6fusion is looking for top development talent that has also drunk the ‘container kool-aid’, to learn more follow us on twitter @6fusion or email us at info@6fusion.com

About 6fusion

6fusion is standardizing the economic measurement of IT infrastructure and cloud services, and providing IT economic transparency to the global market.  With 6fusion’s UC6 Platform, organizations can view and manage the Total Cost of Consumption (TCC) of their business services in real time and achieve a higher level of cost optimization, forecasting accuracy and business agility.

6fusion uses a patented single unit of measure of IT infrastructure called the Workload Allocation Cube that provides a common view of IT consumption, agnostic of underlying technology or vendors. 6fusion enables baselining, benchmarking and budgeting of business service consumption across execution venues, and supports dynamic cost optimization strategies that keep pace with the realities of today’s heterogeneous, on-demand world.  For more information visit www.6fusion.com

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6fusion reigns over new guard tech scene for Raleigh


Downtown Raleigh office building to reopen next month as startup hub


The office building at 107 Fayetteville Street in downtown Raleigh will reopen next month as space for startups that have outgrown the area’s co-working spaces.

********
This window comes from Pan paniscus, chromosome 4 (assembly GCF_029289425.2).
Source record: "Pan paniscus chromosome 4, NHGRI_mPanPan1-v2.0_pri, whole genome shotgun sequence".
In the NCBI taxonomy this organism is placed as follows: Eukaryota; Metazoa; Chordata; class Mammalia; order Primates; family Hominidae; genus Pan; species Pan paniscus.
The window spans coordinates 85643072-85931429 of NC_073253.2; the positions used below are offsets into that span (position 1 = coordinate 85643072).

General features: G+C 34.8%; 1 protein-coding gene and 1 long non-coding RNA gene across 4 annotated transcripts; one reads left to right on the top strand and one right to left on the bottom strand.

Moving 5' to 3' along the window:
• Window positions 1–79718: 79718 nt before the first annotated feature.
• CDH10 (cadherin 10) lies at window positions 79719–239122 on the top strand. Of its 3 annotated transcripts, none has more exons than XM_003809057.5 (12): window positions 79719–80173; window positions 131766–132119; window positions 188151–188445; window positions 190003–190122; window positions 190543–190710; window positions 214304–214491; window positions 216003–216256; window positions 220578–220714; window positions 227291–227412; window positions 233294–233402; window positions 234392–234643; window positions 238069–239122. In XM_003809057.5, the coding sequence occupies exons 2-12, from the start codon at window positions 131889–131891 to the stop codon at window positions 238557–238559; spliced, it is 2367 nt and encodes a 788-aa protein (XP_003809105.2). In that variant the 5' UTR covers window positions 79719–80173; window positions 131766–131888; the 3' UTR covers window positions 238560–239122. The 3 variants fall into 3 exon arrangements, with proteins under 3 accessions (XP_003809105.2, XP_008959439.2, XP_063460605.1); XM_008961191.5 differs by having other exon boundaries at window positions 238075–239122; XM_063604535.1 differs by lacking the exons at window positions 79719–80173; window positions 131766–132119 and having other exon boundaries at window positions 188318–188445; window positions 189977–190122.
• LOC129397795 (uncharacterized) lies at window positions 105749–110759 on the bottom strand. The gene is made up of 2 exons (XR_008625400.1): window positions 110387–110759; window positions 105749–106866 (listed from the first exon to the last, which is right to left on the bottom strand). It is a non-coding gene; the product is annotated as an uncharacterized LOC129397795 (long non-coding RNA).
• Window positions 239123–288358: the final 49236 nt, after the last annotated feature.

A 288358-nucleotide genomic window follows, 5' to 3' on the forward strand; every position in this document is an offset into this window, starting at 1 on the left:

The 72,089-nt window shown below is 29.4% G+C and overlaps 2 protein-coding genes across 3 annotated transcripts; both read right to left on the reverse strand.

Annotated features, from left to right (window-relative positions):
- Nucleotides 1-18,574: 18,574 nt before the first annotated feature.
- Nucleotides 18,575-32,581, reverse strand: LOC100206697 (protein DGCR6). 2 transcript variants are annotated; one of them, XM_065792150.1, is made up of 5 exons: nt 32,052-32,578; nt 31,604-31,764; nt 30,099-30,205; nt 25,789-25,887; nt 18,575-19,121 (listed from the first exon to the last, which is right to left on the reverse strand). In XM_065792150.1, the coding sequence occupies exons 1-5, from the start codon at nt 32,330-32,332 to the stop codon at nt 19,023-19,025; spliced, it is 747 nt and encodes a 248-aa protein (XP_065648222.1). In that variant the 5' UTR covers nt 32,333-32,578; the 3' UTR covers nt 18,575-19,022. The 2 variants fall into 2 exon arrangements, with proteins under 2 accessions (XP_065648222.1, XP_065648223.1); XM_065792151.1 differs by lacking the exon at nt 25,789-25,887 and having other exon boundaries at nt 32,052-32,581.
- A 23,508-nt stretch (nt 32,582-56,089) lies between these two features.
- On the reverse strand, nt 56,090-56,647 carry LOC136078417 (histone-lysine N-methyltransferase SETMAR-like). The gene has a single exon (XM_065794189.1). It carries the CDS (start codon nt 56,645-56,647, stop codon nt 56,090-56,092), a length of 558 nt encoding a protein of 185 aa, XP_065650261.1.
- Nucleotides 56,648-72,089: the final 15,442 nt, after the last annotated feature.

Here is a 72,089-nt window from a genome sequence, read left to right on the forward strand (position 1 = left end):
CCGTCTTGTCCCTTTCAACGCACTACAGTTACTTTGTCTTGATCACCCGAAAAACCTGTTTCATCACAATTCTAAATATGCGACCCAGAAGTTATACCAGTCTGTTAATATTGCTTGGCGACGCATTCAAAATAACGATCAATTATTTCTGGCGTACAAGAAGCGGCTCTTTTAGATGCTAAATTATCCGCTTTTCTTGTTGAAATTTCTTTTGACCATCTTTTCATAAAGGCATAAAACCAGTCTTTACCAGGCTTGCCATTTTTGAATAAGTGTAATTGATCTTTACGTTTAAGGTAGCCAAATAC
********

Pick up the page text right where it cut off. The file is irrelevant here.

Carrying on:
MDO Holdings, which paid $1.22 million for the 13,125-square-foot building in March 2014, announced Monday that it has leased all of the space to four startups: Photofy, FilterEasy, 6fusion and Distil Networks.

The building was once home to the staff of Lawyers Weekly, among other tenants. MDO is the final stages of a complete renovation of the interior and exterior of the property.

MDO Holdings is the parent company of O2 Fitness Clubs, East Shore Athletic Clubs, MOREI and MDO Ventures. The company’s venture arm has invested in 12 companies, including Photofy and FilterEasy.

MDO owns about 250,000 square feet of commercial space, including several other buildings in downtown Raleigh.

In a statement, Michael Olander, Jr., MDO’s CEO, said 107 Fayetteville Street is designed to be a transition space for companies that have outgrown co-working spaces such as HQ Raleigh and American Underground.

Read more here: http://www.newsobserver.com/news/business/real-estate-news/article23565625.html#storylink=cpy